John Du Cane of Dragon Door Publishing fame once said “Don’t ever trust your success to your memory.”
This is the very reason why it’s so darn important to keep a workout log.
When I ask folks why they don’t keep a log they often tell me that they remember what they did in their last workout. Trusting your fitness to your memory is a very bad idea. At best it will slow down your progress to a crawl.
There are two reasons why you don’t want to rely on your memory and start keeping a log. The first being that progress is often made in tiny little steps at a time. Forget the idea of being 1% better each day. If you could become 1% stronger every day you would double your strength every few months or so. That’s insane! Your more realistic rate of progress is much smaller than 1% each day.
The only way you’ll ever know if you can gain, and maintain, that small an amount of progress is if you keep track of it. Without some way to record your small progressions they can literally be gone in a matter of minutes.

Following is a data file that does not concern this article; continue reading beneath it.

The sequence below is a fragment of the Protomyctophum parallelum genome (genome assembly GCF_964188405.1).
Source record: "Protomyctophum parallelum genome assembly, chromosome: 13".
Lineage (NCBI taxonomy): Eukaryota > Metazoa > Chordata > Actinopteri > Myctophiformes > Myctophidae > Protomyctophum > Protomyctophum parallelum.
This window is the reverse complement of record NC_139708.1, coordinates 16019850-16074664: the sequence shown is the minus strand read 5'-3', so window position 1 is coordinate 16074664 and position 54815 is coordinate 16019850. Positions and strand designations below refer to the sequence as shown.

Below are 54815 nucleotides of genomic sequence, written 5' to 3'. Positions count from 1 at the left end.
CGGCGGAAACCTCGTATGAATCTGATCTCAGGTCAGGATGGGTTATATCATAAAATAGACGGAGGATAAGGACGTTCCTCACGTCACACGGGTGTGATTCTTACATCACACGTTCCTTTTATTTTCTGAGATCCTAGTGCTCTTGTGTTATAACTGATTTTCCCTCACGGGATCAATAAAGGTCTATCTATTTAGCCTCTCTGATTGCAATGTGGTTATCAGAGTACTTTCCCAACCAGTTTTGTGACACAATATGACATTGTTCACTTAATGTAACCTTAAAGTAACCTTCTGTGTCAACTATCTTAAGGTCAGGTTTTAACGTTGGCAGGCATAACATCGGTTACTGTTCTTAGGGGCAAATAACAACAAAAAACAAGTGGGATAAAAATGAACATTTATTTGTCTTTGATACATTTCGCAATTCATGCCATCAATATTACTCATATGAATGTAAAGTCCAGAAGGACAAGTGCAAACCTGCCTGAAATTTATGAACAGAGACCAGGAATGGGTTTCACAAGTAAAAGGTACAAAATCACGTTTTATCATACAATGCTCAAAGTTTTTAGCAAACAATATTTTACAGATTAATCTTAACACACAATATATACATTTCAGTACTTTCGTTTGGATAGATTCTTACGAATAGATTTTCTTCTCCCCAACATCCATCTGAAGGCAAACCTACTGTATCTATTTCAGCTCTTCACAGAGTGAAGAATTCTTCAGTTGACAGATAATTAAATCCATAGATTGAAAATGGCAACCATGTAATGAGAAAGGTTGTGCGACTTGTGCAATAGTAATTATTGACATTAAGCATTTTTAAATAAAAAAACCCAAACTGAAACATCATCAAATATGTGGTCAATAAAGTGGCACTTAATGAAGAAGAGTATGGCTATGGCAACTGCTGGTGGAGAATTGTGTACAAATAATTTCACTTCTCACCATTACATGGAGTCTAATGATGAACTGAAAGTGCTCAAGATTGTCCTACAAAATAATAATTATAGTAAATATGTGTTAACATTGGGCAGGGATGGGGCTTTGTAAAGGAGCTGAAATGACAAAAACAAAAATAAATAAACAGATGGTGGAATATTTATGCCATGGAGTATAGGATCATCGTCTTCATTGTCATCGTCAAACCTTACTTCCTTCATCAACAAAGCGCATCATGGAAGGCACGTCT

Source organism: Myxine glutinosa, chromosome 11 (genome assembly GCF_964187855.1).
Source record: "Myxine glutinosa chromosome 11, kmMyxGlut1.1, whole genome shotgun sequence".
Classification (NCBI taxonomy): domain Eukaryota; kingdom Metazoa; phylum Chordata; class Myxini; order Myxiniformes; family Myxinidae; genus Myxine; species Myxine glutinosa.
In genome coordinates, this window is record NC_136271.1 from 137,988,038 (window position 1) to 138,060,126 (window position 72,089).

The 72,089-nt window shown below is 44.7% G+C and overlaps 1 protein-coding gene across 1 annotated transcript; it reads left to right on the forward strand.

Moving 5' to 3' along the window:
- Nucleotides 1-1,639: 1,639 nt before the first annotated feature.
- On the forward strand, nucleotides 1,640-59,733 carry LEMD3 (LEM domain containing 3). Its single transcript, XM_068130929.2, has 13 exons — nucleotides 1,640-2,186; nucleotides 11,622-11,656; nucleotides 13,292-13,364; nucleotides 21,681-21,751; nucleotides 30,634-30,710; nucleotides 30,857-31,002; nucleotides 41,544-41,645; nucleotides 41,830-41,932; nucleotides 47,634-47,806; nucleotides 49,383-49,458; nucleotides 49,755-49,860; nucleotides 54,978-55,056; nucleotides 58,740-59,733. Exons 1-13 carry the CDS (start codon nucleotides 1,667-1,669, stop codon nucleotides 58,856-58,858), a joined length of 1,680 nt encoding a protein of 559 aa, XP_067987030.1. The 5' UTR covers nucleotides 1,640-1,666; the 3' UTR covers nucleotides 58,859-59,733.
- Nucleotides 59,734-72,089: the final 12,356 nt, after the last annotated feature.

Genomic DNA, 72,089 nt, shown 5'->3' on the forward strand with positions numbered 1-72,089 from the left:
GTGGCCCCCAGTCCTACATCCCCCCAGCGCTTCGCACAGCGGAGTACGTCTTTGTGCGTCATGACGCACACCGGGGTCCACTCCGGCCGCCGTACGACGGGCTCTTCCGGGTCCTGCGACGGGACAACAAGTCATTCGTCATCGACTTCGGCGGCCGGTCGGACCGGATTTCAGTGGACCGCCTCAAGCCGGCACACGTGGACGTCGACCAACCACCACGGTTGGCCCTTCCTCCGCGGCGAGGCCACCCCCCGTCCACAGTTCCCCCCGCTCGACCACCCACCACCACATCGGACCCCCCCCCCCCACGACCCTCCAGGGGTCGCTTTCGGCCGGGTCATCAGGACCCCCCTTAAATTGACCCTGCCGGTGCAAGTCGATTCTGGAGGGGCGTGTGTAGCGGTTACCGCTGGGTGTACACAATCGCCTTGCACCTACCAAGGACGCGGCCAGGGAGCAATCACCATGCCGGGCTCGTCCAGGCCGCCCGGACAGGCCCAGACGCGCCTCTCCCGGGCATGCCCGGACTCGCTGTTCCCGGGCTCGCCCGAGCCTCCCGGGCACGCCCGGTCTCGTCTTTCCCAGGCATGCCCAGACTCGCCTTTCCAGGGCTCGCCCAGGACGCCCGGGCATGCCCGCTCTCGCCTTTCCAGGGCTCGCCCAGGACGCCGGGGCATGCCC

The second reason is because those little progressions are hard to remember. When we try to recall our previous workout chances are we only recall the big chunks we have been repeating over and over for a long time.
A workout log is like a progression GPS. Sure, you don’t need a GPS if you’re traveling the same route that you’ve traveled a million times. The down side is that traveling the same old roads won’t bring you to any new destinations. If you want to travel anywhere new, you need guidance. Your memory will only tell you what you’ve done, but a good training log will tell you what to do next.